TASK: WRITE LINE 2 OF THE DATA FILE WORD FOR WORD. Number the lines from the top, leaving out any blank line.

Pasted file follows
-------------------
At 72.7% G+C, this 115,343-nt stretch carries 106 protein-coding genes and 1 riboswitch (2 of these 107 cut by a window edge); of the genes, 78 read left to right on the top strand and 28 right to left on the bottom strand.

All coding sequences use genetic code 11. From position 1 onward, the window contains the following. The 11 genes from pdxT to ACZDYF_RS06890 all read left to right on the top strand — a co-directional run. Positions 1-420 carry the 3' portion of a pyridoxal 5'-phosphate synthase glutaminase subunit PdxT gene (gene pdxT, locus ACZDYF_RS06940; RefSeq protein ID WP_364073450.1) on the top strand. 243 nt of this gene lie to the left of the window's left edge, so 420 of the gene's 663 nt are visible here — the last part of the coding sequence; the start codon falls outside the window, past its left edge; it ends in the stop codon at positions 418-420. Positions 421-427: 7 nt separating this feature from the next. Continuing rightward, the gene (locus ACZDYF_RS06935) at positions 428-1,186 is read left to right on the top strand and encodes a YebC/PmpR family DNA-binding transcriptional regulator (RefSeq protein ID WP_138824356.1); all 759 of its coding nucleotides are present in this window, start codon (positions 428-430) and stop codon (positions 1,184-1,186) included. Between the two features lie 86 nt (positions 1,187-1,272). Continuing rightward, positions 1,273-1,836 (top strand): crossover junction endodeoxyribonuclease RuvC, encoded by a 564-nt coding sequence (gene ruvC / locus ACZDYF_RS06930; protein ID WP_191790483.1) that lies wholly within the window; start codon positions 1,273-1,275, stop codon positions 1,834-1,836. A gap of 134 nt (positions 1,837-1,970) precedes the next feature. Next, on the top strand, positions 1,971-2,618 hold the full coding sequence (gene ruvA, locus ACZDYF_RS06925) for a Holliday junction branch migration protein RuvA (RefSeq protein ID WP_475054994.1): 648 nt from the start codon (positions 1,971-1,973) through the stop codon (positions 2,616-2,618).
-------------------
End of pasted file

All coding sequences use genetic code 11. From position 1 onward, the window contains the following. The 11 genes from pdxT to ACZDYF_RS06890 all read left to right on the top strand — a co-directional run. Positions 1-420 carry the 3' portion of a pyridoxal 5'-phosphate synthase glutaminase subunit PdxT gene (gene pdxT, locus ACZDYF_RS06940; RefSeq protein ID WP_364073450.1) on the top strand. 243 nt of this gene lie to the left of the window's left edge, so 420 of the gene's 663 nt are visible here — the last part of the coding sequence; the start codon falls outside the window, past its left edge; it ends in the stop codon at positions 418-420. Positions 421-427: 7 nt separating this feature from the next. Continuing rightward, the gene (locus ACZDYF_RS06935) at positions 428-1,186 is read left to right on the top strand and encodes a YebC/PmpR family DNA-binding transcriptional regulator (RefSeq protein ID WP_138824356.1); all 759 of its coding nucleotides are present in this window, start codon (positions 428-430) and stop codon (positions 1,184-1,186) included. Between the two features lie 86 nt (positions 1,187-1,272). Continuing rightward, positions 1,273-1,836 (top strand): crossover junction endodeoxyribonuclease RuvC, encoded by a 564-nt coding sequence (gene ruvC / locus ACZDYF_RS06930; protein ID WP_191790483.1) that lies wholly within the window; start codon positions 1,273-1,275, stop codon positions 1,834-1,836. A gap of 134 nt (positions 1,837-1,970) precedes the next feature. Next, on the top strand, positions 1,971-2,618 hold the full coding sequence (gene ruvA, locus ACZDYF_RS06925) for a Holliday junction branch migration protein RuvA (RefSeq protein ID WP_475054994.1): 648 nt from the start codon (positions 1,971-1,973) through the stop codon (positions 2,616-2,618).